I’m a 27 year-old female with a 15 month-old toddler by my side and a 13 week-old baby growing in my body.
I graduated high school in 2006 with a 4.0 GPA first of my class of nearly 1,000 students. I received several academic awards, got a 32 ACT score, and tested 5/5 on AP Calculus, AP Psychology, and AP Biology. (Bear with me.)
But God called me to be a missionary, so I abandoned any course of action towards a secular math or science degree and pursued religion.
I spent the next 9 years becoming a missionary. I graduated college in 2010 with a religious degree also at the top of my class, but instead of continuing in academia, I sold everything “for God” and moved overseas for missions work.
Then I became an atheist.
And then I became a mom.
Both of these last two events changed everything. Due to the former, I feel like I am now evaluating my life as a pre-adolescent would, but I am now 15 years too late. “What do I want to be when I grow up?” Completely unrealistic. That ship has sailed long ago. Atheism has opened my life to new possibilities while completely overwhelming and depressing me at the elusiveness of them.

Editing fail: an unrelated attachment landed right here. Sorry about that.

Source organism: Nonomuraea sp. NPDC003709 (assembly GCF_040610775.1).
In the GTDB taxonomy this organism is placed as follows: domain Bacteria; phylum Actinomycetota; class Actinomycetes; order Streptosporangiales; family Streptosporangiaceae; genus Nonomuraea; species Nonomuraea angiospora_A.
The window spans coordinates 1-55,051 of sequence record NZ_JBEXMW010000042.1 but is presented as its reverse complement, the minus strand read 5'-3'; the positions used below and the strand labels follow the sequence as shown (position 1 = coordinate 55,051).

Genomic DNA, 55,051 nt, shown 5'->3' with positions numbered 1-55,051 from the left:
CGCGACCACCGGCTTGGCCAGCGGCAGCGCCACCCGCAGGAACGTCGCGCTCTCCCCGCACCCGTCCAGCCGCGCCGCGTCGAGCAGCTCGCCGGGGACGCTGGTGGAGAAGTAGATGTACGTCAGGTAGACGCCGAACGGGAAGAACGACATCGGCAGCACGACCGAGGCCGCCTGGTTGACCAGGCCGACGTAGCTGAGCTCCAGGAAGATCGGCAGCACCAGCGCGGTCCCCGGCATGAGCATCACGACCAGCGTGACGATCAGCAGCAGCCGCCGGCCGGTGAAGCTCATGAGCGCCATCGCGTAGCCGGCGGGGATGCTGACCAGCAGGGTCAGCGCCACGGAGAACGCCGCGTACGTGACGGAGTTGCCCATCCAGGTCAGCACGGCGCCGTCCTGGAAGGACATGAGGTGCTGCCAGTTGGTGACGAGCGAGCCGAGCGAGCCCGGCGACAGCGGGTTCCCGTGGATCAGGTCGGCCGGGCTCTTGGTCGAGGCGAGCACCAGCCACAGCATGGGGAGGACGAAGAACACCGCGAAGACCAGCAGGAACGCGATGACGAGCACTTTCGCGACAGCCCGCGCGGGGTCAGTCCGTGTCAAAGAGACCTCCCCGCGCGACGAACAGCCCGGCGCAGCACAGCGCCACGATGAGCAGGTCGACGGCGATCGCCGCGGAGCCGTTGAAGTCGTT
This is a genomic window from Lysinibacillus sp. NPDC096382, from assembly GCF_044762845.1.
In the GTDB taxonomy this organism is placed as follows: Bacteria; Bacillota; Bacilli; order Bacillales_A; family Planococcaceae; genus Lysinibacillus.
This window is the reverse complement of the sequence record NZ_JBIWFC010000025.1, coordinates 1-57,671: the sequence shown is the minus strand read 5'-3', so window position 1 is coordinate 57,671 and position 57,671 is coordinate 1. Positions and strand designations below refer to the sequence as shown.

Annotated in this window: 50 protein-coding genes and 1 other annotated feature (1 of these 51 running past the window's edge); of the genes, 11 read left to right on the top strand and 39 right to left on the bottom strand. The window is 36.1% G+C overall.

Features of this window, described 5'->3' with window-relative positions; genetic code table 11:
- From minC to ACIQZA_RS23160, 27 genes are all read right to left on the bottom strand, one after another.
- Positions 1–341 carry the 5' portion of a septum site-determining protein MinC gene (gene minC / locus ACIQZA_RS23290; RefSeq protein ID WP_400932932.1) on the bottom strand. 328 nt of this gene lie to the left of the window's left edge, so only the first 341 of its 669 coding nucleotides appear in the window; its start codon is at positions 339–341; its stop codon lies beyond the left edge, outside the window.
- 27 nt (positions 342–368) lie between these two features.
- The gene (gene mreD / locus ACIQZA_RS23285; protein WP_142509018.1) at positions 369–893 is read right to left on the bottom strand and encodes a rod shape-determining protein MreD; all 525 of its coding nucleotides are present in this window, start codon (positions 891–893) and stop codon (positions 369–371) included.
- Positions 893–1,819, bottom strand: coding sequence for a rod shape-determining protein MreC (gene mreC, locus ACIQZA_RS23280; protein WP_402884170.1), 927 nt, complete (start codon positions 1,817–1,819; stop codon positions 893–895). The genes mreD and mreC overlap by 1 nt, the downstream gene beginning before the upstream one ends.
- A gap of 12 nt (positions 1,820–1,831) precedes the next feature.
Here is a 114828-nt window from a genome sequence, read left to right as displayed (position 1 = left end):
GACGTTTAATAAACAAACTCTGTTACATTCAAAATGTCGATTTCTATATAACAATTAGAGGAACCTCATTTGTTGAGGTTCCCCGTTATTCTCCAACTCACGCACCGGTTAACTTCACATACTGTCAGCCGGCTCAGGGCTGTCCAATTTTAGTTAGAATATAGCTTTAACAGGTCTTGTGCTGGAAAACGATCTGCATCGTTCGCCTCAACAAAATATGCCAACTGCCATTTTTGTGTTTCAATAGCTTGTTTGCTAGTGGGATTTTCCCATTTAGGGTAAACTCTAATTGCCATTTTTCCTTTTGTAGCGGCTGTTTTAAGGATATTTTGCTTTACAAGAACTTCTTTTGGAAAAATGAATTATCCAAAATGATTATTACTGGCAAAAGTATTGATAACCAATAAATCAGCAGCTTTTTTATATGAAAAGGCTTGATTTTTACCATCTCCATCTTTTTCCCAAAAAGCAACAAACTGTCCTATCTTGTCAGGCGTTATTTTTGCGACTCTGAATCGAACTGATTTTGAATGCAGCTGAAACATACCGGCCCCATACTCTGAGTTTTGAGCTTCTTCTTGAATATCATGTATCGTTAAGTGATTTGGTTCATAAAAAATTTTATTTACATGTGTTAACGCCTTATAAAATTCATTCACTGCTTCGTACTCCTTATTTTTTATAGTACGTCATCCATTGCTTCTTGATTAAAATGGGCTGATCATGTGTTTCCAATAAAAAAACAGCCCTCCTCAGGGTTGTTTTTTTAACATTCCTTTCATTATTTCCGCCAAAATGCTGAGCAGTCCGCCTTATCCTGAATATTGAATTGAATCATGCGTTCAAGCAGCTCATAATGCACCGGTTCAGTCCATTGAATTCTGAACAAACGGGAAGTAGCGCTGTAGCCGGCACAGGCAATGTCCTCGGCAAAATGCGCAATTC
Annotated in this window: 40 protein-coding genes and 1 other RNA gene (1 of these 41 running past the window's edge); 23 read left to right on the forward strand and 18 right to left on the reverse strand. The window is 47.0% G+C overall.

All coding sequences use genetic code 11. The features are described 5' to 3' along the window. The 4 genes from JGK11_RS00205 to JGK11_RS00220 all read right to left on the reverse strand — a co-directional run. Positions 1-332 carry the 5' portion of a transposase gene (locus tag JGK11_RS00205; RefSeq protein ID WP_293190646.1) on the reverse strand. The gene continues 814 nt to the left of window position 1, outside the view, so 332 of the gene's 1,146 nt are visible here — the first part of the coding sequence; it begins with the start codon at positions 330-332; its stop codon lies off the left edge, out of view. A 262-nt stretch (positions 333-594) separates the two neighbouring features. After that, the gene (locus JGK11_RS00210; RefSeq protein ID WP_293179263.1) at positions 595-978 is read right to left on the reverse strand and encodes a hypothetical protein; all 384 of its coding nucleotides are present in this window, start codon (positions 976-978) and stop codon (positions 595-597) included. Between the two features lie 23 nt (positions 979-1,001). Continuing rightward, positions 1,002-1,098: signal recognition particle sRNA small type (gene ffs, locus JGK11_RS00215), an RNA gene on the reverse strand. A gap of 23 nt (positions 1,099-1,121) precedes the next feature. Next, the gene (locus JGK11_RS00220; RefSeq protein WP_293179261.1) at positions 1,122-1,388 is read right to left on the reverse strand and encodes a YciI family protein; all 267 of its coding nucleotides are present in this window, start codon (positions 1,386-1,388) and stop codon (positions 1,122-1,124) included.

The latter event, on the contrary, closed new possibilities. I don’t know if all children are like this, but our little girl, from the moment she was born, has been a complete parasite of my time and attention. That word may sound harsh, and I suppose at times it feels that way, but I truly do adore her. The problem isn’t that I focus on her but rather how much I do. For the first 12 months of her life, she required, honestly, 24 hours of my attention every single day. Dozens of only slightly-sipped cups of tea and coffee mugs littered our home, a testament of the mere seconds I would get to myself to enjoy them. That time has only lessened slightly and only at night in the past 3 months because she now no longer requires to be touching me while sleeping. Still in the same bed, I can actually use both of my hands (as I am right now), so I can’t blame her for being unable to write this blog. Although it is 4 am. I should be sleeping.